Please use this identifier to cite or link to this item: http://ahro.austin.org.au/austinjspui/handle/1/12679
Title: Embryonic Chicken Transplantation is a Promising Model for Studying the Invasive Behavior of Melanoma Cells.
Authors: Jayachandran, Aparna;McKeown, Sonja J;Woods, Briannyn L;Prithviraj, Prashanth;Cebon, Jonathan S
Affiliation: Department of Anatomy and Neuroscience, University of Melbourne , Melbourne, VIC , Australia.
Cancer Immunobiology Laboratory, Ludwig Institute for Cancer Research, Melbourne-Austin Branch , Heidelberg, VIC , Australia ; Department of Medicine, University of Melbourne , Melbourne, VIC , Australia.
Cancer Immunobiology Laboratory, Ludwig Institute for Cancer Research, Melbourne-Austin Branch , Heidelberg, VIC , Australia ; Department of Medicine, University of Melbourne , Melbourne, VIC , Australia ; School of Cancer Medicine, La Trobe University , Melbourne, VIC , Australia.
Issue Date: 16-Feb-2015
Citation: Frontiers in Oncology 2015; 5(): 36
Abstract: Epithelial-to-mesenchymal transition is a hallmark event in the metastatic cascade conferring invasive ability to tumor cells. There are ongoing efforts to replicate the physiological events occurring during mobilization of tumor cells in model systems. However, few systems are able to capture these complex in vivo events. The embryonic chicken transplantation model has emerged as a useful system to assess melanoma cells including functions that are relevant to the metastatic process, namely invasion and plasticity. The chicken embryo represents an accessible and economical 3-dimensional in vivo model for investigating melanoma cell invasion as it exploits the ancestral relationship between melanoma and its precursor neural crest cells. We describe a methodology that enables the interrogation of melanoma cell motility within the developing avian embryo. This model involves the injection of melanoma cells into the neural tube of chicken embryos. Melanoma cells are labeled using fluorescent tracker dye, Vybrant DiO, then cultured as hanging drops for 24 h to aggregate the cells. Groups of approximately 700 cells are placed into the neural tube of chicken embryos prior to the onset of neural crest migration at the hindbrain level (embryonic day 1.5) or trunk level (embryonic day 2.5). Chick embryos are reincubated and analyzed after 48 h for the location of melanoma cells using fluorescent microscopy on whole mounts and cross-sections of the embryos. Using this system, we compared the in vivo invasive behavior of epithelial-like and mesenchymal-like melanoma cells. We report that the developing embryonic microenvironment confers motile abilities to both types of melanoma cells. Hence, the embryonic chicken transplantation model has the potential to become a valuable tool for in vivo melanoma invasion studies. Importantly, it may provide novel insights into and reveal previously unknown mediators of the metastatic steps of invasion and dissemination in melanoma.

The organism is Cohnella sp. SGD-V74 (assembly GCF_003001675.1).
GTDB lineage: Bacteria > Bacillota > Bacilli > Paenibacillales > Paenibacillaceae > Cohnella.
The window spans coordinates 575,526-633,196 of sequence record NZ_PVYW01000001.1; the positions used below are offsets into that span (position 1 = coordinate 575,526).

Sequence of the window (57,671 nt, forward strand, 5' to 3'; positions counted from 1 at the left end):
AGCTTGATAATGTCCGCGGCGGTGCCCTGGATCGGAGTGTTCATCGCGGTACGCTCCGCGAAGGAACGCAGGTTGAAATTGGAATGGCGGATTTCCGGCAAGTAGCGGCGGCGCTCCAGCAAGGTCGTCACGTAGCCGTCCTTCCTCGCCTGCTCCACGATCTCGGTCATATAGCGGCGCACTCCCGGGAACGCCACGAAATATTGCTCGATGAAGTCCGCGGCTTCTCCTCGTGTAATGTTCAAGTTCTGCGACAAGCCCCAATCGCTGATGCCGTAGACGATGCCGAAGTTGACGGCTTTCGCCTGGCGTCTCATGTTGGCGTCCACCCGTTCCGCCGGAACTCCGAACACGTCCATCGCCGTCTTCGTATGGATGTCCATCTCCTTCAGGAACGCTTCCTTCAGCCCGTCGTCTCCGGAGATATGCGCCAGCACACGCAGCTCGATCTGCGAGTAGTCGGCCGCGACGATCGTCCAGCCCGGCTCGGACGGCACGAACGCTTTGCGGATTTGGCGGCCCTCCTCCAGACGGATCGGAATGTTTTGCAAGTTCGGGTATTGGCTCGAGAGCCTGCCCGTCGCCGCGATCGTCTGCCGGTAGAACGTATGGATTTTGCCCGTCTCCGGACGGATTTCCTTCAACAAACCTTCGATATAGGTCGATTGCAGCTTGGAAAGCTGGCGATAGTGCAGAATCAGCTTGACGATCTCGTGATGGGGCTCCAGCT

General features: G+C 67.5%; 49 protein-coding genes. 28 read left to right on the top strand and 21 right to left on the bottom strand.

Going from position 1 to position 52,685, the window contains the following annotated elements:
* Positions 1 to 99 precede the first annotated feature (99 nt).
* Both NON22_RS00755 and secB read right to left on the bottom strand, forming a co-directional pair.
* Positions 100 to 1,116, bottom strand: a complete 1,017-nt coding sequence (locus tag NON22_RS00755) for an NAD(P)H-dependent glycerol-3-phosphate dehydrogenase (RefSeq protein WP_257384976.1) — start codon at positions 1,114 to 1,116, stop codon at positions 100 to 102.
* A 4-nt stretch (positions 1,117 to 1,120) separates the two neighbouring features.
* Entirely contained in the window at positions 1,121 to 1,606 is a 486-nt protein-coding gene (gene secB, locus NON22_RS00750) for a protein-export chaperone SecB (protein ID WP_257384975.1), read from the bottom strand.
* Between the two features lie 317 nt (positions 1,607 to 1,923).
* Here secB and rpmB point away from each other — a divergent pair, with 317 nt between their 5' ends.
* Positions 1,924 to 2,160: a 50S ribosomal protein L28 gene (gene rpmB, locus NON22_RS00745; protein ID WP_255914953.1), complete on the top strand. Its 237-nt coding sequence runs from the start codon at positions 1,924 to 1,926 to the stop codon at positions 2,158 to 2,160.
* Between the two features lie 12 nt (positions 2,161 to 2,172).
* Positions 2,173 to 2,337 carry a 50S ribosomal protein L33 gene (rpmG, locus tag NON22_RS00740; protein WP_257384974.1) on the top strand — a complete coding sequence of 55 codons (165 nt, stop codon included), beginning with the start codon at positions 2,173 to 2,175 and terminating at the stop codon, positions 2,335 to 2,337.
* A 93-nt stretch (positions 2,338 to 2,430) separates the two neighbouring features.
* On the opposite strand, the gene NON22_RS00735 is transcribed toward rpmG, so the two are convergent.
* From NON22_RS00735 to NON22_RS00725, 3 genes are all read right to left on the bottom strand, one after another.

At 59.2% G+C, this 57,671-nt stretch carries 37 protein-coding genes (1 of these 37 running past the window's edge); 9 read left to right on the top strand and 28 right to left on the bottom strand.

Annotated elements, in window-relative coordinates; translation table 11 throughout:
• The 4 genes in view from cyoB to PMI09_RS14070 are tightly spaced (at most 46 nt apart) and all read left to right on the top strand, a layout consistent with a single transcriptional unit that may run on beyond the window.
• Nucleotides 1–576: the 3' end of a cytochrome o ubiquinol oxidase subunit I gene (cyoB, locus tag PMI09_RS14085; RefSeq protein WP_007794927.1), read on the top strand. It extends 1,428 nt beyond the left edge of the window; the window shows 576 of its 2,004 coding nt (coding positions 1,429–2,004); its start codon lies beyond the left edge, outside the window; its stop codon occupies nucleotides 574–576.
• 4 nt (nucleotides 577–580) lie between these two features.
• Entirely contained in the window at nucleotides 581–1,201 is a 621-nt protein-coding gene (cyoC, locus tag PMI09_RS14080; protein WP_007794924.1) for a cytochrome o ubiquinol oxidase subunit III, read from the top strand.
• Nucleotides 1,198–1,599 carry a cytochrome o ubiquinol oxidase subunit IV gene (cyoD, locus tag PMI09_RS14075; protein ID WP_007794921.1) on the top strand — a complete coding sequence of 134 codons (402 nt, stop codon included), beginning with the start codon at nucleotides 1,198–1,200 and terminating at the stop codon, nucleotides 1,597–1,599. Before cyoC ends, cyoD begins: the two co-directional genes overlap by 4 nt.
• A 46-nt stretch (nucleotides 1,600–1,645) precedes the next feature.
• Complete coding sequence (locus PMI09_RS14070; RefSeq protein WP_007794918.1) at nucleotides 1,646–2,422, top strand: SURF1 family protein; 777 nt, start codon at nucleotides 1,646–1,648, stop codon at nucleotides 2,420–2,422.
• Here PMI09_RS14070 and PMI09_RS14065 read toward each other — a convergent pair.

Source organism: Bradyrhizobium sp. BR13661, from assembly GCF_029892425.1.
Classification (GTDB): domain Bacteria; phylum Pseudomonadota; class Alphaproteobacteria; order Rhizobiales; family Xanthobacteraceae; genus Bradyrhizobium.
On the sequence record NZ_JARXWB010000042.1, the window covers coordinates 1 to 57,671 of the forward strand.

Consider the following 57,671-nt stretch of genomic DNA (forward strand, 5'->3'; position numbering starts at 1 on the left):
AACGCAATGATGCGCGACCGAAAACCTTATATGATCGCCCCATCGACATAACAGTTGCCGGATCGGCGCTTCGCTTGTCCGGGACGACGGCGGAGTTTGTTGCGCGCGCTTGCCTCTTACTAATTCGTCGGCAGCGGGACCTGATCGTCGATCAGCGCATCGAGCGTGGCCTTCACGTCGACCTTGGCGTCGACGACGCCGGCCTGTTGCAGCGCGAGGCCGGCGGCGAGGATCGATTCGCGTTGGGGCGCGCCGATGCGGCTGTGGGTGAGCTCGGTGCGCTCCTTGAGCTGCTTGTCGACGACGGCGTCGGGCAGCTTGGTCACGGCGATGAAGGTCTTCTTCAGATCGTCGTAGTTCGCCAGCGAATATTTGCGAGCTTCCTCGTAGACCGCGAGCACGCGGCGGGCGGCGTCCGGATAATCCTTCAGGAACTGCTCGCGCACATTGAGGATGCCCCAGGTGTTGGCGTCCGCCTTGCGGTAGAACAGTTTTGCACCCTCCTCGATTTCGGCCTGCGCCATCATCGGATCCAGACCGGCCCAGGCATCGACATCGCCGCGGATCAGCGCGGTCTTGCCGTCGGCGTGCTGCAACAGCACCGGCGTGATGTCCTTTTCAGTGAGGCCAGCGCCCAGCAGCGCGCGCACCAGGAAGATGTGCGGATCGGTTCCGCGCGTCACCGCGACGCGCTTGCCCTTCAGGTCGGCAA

Internal ID Number: 25763357
URI: http://ahro.austin.org.au/austinjspui/handle/1/12679
DOI: 10.3389/fonc.2015.00036
URL: http://www.ncbi.nlm.nih.gov/pubmed/25763357
Type: Journal Article
Subjects: embryonic chicken transplantation
epithelial-to-mesenchymal transition
invasion
melanoma
neural crest cells
Appears in Collections:Journal articles

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